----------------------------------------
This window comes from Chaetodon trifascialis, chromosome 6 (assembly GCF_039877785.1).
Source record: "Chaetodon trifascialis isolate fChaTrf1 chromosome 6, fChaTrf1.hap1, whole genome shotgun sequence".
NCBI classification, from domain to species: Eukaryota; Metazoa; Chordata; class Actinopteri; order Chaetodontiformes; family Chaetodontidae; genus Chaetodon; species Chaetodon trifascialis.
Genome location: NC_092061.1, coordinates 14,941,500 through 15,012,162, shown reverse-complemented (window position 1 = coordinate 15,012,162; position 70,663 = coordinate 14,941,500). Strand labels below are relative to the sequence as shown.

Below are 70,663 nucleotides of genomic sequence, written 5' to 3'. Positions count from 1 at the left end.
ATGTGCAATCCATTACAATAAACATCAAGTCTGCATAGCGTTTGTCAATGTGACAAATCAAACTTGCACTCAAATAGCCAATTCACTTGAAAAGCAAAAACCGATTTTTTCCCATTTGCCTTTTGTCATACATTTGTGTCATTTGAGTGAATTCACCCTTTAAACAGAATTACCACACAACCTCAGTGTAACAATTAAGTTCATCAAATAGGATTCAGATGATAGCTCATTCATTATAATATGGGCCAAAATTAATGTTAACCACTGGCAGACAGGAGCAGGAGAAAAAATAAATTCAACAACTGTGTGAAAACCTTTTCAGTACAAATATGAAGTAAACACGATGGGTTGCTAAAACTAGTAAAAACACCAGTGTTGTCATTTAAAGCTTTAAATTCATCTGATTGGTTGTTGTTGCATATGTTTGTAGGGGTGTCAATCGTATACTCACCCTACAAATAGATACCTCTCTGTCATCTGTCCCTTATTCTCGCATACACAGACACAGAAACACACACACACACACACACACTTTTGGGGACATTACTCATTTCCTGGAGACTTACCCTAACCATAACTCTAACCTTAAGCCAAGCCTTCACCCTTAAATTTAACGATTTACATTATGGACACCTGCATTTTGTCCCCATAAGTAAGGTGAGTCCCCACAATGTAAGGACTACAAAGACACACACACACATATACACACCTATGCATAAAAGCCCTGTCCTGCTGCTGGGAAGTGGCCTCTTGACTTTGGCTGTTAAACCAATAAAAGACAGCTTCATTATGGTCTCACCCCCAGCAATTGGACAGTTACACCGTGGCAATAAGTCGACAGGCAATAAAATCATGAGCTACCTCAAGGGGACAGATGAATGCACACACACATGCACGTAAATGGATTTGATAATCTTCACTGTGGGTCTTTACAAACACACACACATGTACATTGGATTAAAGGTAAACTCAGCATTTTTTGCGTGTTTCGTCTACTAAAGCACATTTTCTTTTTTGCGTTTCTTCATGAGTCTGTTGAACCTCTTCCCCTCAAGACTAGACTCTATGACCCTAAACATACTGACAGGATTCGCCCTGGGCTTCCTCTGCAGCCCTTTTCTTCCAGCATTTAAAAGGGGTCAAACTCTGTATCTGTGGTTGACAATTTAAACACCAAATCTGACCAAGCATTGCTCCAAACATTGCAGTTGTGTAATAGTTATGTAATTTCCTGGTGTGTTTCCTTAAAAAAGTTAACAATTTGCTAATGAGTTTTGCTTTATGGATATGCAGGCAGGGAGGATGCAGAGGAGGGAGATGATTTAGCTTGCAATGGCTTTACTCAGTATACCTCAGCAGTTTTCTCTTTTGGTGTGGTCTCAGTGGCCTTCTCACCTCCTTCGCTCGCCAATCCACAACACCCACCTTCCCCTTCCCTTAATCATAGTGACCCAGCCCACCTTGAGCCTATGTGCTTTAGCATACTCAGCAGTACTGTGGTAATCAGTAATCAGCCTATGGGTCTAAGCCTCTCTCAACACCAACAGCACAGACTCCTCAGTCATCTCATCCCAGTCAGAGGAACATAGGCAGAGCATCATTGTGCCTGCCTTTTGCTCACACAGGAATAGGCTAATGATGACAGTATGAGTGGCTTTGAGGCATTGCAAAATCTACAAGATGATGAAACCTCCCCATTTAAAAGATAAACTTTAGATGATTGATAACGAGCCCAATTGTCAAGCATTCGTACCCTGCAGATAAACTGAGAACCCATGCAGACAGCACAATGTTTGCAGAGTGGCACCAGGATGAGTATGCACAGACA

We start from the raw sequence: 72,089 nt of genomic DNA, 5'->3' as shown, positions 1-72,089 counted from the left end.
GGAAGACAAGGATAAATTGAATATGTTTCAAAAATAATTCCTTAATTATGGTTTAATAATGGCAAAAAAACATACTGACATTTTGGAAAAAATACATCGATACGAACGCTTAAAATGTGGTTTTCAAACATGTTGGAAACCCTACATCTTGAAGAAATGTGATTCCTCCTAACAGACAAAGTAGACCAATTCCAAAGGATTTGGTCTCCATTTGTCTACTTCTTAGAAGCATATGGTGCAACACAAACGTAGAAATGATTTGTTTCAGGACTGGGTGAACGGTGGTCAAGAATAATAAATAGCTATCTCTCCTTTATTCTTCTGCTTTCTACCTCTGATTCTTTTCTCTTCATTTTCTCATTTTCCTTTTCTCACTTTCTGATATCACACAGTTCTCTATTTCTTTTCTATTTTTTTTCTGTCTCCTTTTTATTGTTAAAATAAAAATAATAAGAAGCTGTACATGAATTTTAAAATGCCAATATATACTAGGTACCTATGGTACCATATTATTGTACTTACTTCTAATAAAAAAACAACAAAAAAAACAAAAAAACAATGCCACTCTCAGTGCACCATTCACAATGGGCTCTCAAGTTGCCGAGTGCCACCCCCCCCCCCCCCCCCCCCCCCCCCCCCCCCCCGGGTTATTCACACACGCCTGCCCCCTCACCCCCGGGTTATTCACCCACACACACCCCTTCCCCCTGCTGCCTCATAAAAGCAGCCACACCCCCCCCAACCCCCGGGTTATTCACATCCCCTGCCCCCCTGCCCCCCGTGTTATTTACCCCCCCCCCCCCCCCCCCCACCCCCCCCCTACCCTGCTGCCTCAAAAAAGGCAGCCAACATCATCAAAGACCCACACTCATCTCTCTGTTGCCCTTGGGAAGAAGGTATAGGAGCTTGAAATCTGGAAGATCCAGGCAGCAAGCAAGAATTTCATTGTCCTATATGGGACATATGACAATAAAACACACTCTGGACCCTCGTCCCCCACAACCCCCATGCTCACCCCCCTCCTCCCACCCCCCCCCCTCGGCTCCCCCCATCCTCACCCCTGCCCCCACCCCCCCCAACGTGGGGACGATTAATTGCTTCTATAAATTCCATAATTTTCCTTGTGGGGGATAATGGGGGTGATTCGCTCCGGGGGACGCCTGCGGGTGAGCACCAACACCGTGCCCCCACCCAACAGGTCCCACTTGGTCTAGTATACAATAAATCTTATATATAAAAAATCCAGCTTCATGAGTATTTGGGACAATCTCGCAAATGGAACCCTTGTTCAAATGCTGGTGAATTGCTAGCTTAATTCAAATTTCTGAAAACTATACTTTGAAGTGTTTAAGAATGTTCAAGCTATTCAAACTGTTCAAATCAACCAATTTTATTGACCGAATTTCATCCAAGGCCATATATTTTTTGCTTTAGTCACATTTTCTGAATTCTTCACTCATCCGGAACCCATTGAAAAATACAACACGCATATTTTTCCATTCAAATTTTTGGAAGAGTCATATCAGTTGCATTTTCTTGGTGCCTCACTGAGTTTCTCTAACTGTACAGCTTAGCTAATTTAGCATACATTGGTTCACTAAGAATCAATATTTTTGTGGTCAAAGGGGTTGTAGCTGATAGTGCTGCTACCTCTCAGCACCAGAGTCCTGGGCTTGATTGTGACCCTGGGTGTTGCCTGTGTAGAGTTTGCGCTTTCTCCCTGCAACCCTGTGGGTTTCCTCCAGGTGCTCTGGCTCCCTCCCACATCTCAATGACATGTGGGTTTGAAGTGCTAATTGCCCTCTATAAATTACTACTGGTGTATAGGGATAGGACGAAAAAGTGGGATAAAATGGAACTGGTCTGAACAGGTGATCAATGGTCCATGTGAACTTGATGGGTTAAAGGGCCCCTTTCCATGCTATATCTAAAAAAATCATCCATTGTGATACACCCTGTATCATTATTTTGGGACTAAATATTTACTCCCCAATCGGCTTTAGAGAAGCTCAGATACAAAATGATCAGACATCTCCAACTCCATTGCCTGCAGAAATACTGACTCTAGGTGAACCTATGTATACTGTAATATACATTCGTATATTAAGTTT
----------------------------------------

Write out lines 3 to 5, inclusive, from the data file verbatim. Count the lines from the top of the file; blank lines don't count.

NCBI classification, from domain to species: Eukaryota; Metazoa; Chordata; class Actinopteri; order Chaetodontiformes; family Chaetodontidae; genus Chaetodon; species Chaetodon trifascialis.
Genome location: NC_092061.1, coordinates 14,941,500 through 15,012,162, shown reverse-complemented (window position 1 = coordinate 15,012,162; position 70,663 = coordinate 14,941,500). Strand labels below are relative to the sequence as shown.

Below are 70,663 nucleotides of genomic sequence, written 5' to 3'. Positions count from 1 at the left end.